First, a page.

Try not to eat or drink if possible until after the numbness has worn off. It is advisable to eat on the opposite side of your mouth to the extraction site. For the first 12 hours (after the numbness has worn off) avoid hot drinks (which can break down the clot). Take only warm liquids or soft foods.
Can I smoke or drink alcohol?
It is advisable not to smoke or drink alcohol for at least 24 hours after the extraction. Smoking can prevent healing and cause bleeding to start.
What do I need to do at home?
When you have had a tooth out you must look after the area to speed healing and to reduce the risk of infection. It is important to keep the extraction site as clean as possible for the first few weeks after surgery. It might be difficult to clean your teeth around the sites of the extraction because it is sore.
The day after your extraction you can start using a warm salt water bath to help reduce the risk of infection. Dissolve a teaspoon of salt in a cup of warm water, hold a mouthful in your mouth for about 30 seconds so that the solution floods to the extraction site, then spit it out and continue in the same way until you have used the entire cup. You can do this after every meal or two to three times a day. Keep using the salt water until the extraction socket has healed. Do not use mouthwash as this may harm newly growing cells.
Will I have any problems?
It is uncommon to get an infection, particularly if good oral hygiene is maintained after surgery. If you are worried about infection, the signs would be a raised temperature, a nasty taste in the mouth, increased pain and severe swelling around the extraction site. If you experience any of these, it is important to contact us as soon as possible.
What is a brace?
A brace is a mechanical device which is either fixed (attached to your teeth) or removable. The brace is used to move your teeth for better alignment to create a smile that will hopefully last for life.
Why do I have an appointment with an Orthodontist?
You may either have an Aesthetic/Cosmetic Problem (appearance, the altered position of your teeth) and/or a Functional Problem (how you chew or bite).
What are the benefits of Orthodontics?
- To improve the appearance of the teeth, smile and face
- To improve the health of the teeth and gums
- To improve function (making it easier to eat or chew)
When should I receive Orthodontic treatment?
As soon as there is a problem, because the sooner the treatment is started, the easier and the quicker it is to achieve the best results. As you are growing, the easier and quicker it will be to move teeth and jaws to the right positions!!
Wasting the opportunity to be treated during growth is a shame. Early age is the ideal stage for a consultation!
Receiving treatment at an early age:
- Avoids more serious problems in the future
- Changes and corrects the quantity and direction of growth
- Avoids the need for extractions which are sometimes necessary in order to create space before we can straighten your teeth
What should I do before my consultation with the Orthodontist?
- Please ask your own dentist if any x-Ray was taken within 2 years before the appointment date with your Orthodontist. If so, please try to bring this x-ray (or copy) with you to your consultation.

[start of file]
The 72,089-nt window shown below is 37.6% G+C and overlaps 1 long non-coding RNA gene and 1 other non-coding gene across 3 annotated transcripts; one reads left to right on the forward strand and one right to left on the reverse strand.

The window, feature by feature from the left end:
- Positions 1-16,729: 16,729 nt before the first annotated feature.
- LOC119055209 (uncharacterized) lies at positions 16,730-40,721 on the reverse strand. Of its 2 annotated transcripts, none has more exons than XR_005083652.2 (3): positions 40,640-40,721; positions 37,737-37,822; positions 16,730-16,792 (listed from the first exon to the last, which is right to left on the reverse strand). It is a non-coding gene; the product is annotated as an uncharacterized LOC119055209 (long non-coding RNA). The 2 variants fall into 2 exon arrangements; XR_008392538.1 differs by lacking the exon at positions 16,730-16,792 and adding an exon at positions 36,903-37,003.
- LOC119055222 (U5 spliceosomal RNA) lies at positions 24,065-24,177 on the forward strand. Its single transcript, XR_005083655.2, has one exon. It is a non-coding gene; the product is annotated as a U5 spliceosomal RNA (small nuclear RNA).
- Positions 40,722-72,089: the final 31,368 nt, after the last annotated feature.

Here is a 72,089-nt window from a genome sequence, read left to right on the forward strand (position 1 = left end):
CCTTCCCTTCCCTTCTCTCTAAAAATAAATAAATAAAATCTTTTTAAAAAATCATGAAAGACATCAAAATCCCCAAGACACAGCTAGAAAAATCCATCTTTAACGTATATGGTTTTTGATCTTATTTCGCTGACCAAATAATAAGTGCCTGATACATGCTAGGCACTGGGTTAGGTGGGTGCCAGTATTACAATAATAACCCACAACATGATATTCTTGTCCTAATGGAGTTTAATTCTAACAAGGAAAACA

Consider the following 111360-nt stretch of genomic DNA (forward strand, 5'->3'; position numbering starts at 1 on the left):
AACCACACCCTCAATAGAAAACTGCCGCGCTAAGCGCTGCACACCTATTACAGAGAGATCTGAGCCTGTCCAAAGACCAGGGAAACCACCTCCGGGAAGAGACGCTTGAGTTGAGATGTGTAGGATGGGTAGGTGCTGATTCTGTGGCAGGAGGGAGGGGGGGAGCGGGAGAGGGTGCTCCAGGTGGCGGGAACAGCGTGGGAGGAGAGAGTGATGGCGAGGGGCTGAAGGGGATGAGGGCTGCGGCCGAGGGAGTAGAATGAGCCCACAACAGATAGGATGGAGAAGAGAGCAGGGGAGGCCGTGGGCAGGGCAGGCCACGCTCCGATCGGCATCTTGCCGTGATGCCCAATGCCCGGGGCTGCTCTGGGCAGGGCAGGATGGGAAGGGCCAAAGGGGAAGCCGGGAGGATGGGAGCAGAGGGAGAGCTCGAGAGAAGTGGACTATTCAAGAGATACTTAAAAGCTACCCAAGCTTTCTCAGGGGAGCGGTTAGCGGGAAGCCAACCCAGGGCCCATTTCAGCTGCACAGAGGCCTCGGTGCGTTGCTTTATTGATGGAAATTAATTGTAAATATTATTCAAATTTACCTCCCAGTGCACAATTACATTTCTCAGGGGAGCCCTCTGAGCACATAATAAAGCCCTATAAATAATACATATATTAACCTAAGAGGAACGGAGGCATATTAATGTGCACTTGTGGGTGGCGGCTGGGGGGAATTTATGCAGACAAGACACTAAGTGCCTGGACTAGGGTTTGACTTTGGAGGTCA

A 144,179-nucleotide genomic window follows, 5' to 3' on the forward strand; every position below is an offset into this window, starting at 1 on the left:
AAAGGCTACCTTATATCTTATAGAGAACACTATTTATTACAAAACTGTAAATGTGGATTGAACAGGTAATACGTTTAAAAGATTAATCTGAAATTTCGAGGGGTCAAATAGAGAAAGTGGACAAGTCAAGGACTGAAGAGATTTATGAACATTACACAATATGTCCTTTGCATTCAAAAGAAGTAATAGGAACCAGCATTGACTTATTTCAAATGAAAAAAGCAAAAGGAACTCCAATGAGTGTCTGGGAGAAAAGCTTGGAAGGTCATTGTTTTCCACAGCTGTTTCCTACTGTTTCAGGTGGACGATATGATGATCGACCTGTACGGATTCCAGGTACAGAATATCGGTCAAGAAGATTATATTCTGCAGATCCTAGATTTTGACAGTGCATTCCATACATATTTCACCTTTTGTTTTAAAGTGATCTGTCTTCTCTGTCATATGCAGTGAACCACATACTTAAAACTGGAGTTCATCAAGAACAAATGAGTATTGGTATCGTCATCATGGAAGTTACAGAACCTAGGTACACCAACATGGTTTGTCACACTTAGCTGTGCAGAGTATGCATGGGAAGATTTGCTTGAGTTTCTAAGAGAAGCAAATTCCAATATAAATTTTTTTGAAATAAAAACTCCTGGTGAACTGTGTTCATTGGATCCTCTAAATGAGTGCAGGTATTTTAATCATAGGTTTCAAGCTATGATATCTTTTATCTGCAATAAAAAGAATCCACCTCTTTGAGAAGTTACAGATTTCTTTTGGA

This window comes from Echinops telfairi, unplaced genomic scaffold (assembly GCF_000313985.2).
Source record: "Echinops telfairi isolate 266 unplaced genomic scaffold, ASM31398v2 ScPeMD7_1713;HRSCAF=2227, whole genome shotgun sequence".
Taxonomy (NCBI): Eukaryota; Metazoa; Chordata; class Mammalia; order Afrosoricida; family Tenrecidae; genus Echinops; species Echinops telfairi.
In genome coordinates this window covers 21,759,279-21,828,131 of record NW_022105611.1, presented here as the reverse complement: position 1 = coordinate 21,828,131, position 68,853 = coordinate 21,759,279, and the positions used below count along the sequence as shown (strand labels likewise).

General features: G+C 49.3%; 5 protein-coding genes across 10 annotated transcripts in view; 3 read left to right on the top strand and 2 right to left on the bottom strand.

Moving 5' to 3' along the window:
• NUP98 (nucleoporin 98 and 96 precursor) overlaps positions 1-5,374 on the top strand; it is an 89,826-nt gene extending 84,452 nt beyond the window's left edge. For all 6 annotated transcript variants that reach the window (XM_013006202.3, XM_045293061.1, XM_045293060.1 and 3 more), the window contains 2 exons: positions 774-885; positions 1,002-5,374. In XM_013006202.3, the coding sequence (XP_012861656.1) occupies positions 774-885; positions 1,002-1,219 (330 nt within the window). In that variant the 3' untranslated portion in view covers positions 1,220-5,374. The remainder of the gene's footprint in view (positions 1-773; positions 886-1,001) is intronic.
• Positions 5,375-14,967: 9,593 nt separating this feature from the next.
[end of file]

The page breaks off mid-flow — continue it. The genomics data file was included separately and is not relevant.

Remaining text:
- You and your parent/guardian will fill in a Medical Questionnaire which will give the Orthodontist an idea about your general health
What will happen on the day of my consultation with the Orthodontist?
This consultationwill last approximately 40 minutes and consists of getting to know you and your problem and of ensuring you are an ideal candidate for treatment.
The Orthodontist, will:
- Ask you some Questions about oral habits (such as biting nails, sucking thumb)
- Carry out an Assessment of your face, teeth, soft tissues, jaws, oral functions, x-ray (if needed)
- Give you an Explanation of what the problem is, the level of severity, possible causes, possible treatment need, possible treatment options and possible treatment achievements
- Be more than happy to Answer to any of your questions.
After a careful assessment, the Orthodontist will let you know if your malocclusion scores for NHS treatment (IOTN, which means Index of Orthodontic Treatment Need) meaning whether you qualify for Free NHS Orthodontic treatment and what your options are if you do not qualify.
What if I do not qualify for NHS Orthodontic treatment?
You have two options:
- You choose not to have any Orthodontic Treatment
- You can choose to have Private Orthodontic Treatment
What should I expect when I start Orthodontic treatment?
If the Orthodontist thinks you can start treatment soon and you agree with the treatment plan proposed, the following procedures (possibly on the same visit) are:
- You or your parent/guardian will be asked to read and sign the Consent Form
- You will have Photographstaken of your face and teeth, using a digital camera. It is very important to have photos before, during and after the treatment in order that we can show you the changes in your teeth at the end of the treatment.
- We will then take Impressions of your upper and lower teeth. This involves having a paste which tastes minty and sets like rubber placed around your teeth for about 1 minute. The tray will then be removed from your mouth and used to make a copy of your teeth.
- The Orthodontist will refer you to take an X-Ray for more accurate diagnosis.
- Lastly, you will receive Instructions about oral hygiene, diet, posture, bad habits and about the brace you will have fitted. You can take these instructions home where you can read all about your new braces before they are fitted.
What will happen on subsequent visits?
- If your case is straightforward you will have your brace fitted on the 2nd appointment but if your case is more complex we may need to carry out more studies/measurements on the 2nd visit.
- After you have your brace fitted, adjustments will need to be carried out on your brace to ensure continued progress. Adjustments normally only take 10mins.
What happens if I lose or beak my braces?
Let us know as soon as possible so that we can arrange an appointment for you to see your Orthodontist. NHS Charges will apply for lost or broken braces.